- Over-the-counter medications (for sleep, coughs, and colds)
St. John’s wort can also interact with other herbs and supplements. You should avoid taking any nutritional supplement or remedy that can raise serotonin, such as 5-hydroxytryptophan (5-HTP), L-tryptophan, or SAMe if you are taking St. John’s wort.
Taking St. John’s wort with antidepressants or any substance that raises serotonin can cause serotonin syndrome, a potentially dangerous condition resulting from an excess of serotonin. Symptoms of serotonin syndrome include confusion, fever, hallucinations, nausea, loss of muscle coordination, sweating, and shakiness.
If you experience any of these symptoms, stop taking St. John’s wort and seek immediate medical attention. Without treatment, the condition can be fatal.
There may be certain situations where it would be unsafe for you to take a supplement such as St. John’s wort or you will need an adjusted dose.
For example, if you are pregnant, breastfeeding, trying to conceive, or taking oral contraceptives (birth control pills), it’s important to talk with your doctor before you start taking St. John’s wort.
St. John’s wort may worsen symptoms in people with certain conditions, including:
Some research has indicated taking certain herbal supplements, including St. John’s wort, may increase your risk of complications if you are put under anesthesia. You should not take St. John’s wort for two weeks before having surgery.5
If you have received an organ transplant, you will need to avoid St. John’s wort as it can interact with the medications given to help prevent transplant rejection.
Dosage and Preparation
There is not enough scientific data to provide a standard recommended dose of St. John’s wort, though there are doses commonly used by researchers who are investigating the herb’s effect on depression.
In NIH-funded trials, participants were given a 300mg dose of a specific concentration of St. John’s wort extract three times a day (900mg daily total). The maximum dose given was 1,800mg per day. By the end of the eight-week trial, the average daily dose was 1,300mg per day.
The appropriate dose of St. John’s wort for you will depend on several factors including your age, biological sex, and medical history. It’s best to work with your doctor, pharmacist, and/or an alternative health practitioner to personalize your dose to ensure effectiveness and safety.
St. John’s wort can be found in several different preparations depending on how it will be used. There are dry, oil, and liquid preparations, including tinctures, capsules, and elixirs.6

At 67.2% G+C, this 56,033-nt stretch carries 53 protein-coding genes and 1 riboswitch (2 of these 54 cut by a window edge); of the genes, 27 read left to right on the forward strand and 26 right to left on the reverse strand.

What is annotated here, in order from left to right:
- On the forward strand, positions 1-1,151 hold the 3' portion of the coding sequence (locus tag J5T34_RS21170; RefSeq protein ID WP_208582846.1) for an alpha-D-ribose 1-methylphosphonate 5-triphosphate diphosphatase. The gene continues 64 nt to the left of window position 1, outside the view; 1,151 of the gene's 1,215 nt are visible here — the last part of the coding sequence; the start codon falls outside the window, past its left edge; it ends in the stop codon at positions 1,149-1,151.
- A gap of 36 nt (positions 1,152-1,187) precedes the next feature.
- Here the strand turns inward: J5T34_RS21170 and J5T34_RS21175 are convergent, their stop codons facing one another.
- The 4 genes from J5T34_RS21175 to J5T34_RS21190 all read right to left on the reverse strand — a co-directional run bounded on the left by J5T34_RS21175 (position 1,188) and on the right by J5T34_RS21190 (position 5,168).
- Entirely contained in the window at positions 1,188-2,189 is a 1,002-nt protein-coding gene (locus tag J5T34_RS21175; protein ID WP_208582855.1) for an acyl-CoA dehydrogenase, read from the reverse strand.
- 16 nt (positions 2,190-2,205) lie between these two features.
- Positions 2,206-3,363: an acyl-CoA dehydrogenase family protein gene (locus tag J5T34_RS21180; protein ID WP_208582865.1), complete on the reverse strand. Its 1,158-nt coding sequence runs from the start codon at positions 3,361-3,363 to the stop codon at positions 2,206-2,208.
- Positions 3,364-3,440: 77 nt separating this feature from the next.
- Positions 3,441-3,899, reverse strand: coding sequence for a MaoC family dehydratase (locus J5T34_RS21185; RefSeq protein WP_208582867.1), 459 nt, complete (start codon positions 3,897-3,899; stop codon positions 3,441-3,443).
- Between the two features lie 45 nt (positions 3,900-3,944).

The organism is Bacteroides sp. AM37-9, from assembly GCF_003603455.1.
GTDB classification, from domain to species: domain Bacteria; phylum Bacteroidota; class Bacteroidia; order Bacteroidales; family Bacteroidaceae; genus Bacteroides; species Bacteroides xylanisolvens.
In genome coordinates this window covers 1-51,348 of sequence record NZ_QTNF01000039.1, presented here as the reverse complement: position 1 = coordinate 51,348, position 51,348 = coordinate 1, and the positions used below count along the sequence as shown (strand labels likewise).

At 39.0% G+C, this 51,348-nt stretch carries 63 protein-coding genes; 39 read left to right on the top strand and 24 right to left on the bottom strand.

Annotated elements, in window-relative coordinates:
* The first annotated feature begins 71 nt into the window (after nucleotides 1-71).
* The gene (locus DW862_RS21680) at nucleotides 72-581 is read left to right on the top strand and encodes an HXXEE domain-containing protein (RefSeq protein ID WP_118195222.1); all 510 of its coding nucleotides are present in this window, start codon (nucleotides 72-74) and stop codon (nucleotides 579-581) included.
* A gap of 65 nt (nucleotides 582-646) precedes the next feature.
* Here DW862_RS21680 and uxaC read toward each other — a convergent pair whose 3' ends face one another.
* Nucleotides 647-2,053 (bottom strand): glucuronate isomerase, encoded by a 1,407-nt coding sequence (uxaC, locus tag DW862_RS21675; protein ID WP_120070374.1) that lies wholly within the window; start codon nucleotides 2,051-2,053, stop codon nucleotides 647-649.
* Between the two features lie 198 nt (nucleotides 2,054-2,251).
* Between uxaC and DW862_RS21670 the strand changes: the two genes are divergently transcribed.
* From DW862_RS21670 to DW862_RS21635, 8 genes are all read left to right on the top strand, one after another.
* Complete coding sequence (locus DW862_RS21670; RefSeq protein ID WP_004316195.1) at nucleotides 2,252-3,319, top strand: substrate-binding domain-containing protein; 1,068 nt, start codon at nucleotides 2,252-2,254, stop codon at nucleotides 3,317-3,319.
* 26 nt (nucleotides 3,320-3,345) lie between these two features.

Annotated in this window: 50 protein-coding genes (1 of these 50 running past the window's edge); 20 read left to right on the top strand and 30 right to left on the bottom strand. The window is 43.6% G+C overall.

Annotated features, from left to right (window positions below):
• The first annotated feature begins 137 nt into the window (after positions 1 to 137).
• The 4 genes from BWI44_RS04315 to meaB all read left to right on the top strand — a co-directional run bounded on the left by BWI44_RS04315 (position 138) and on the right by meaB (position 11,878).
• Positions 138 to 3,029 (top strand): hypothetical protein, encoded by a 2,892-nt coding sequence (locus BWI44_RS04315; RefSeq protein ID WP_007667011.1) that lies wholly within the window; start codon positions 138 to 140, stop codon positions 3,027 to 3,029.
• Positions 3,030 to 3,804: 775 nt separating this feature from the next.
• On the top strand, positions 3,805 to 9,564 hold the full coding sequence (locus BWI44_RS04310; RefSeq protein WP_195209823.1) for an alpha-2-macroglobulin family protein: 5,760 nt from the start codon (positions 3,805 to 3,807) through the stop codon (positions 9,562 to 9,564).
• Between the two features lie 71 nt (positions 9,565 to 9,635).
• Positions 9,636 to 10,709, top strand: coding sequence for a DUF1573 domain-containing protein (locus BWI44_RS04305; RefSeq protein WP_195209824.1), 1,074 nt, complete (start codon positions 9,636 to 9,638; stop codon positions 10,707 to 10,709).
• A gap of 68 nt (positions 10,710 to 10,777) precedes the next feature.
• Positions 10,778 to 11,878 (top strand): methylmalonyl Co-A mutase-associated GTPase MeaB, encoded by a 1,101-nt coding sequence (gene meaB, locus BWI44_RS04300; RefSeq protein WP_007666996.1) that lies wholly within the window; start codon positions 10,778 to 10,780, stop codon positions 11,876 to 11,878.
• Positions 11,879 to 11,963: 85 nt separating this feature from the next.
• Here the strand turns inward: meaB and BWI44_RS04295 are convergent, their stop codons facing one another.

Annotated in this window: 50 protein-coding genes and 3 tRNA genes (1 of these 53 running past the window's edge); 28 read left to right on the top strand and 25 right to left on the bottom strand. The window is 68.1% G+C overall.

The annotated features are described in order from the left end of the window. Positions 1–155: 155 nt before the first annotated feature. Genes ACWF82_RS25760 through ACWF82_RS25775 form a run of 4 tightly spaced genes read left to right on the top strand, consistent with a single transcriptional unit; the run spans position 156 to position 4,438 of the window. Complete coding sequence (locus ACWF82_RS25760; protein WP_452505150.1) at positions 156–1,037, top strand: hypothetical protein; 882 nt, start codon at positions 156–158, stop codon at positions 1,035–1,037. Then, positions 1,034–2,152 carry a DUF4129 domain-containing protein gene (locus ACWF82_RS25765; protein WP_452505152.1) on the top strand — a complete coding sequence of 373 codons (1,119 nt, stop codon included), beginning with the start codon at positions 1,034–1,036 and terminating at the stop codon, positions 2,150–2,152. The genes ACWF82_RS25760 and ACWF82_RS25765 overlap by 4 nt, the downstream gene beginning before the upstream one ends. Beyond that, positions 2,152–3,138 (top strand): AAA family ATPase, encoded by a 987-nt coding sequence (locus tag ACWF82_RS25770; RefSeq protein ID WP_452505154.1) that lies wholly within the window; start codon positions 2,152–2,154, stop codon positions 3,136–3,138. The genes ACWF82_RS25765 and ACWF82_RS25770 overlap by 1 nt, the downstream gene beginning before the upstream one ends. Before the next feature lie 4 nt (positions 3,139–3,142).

Each preparation of St. John’s wort will have different potencies. The strength may also vary from one supplement brand to another.
If you are taking St. John’s wort for depression, you may find taking a daily capsule more effective than using a topical treatment (which may be better suited to treating muscle pain, for instance).
To help maintain its effectiveness, all preparations of the herb should be kept in a cool, dry, place. Active ingredients in St. John’s wort may be affected by light, which is why the supplements are often packaged in a dark-colored container. Make sure to store the bottle or package out of direct sunlight.
St. John’s wort products need to be stored safely, just like any other medication. Unlike prescription and over-the-counter drugs, herbal supplements don’t always come in child-proof containers.
What to Look For
St. John’s wort is widely available in pharmacies, supermarkets, and health food stores and comes in different doses. Check the Supplement Facts label for the product you choose to ensure you are getting the appropriate dose. This label also provides information about other ingredients the supplement may contain.
The National Institutes of Health (NIH) suggests looking for products with a seal of approval from a third-party organization that provides quality testing, such as U.S. Pharmacopeia, Consumer Lab, or NSF International.
A seal of approval from these organizations assures a product was properly manufactured, that it actually includes the ingredients listed on the label, and does not contain harmful levels of contaminants. A seal of approval does not, however, guarantee a product’s safety or effectiveness.
Source – Verywellmind.com